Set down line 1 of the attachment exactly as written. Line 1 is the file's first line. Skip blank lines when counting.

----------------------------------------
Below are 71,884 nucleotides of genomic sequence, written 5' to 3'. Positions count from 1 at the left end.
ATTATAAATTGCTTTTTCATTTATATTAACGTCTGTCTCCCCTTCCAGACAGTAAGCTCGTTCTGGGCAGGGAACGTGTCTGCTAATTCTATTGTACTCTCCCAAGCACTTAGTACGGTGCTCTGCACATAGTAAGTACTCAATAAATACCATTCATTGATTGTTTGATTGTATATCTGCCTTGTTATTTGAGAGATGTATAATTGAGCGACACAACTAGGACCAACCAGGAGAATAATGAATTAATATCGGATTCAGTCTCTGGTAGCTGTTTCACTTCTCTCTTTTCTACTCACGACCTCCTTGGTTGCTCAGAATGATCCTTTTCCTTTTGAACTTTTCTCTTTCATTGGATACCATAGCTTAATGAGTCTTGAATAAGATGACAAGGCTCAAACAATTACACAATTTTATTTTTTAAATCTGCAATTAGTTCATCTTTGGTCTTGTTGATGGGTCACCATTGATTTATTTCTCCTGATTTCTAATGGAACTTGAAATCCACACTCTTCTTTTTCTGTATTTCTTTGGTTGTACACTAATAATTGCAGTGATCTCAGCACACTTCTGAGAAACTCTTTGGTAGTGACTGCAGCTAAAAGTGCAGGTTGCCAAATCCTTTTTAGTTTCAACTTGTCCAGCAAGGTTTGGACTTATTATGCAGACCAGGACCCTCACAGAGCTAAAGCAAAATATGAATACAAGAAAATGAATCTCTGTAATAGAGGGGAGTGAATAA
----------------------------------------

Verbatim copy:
Below are 71,884 nucleotides of genomic sequence, written 5' to 3'. Positions count from 1 at the left end.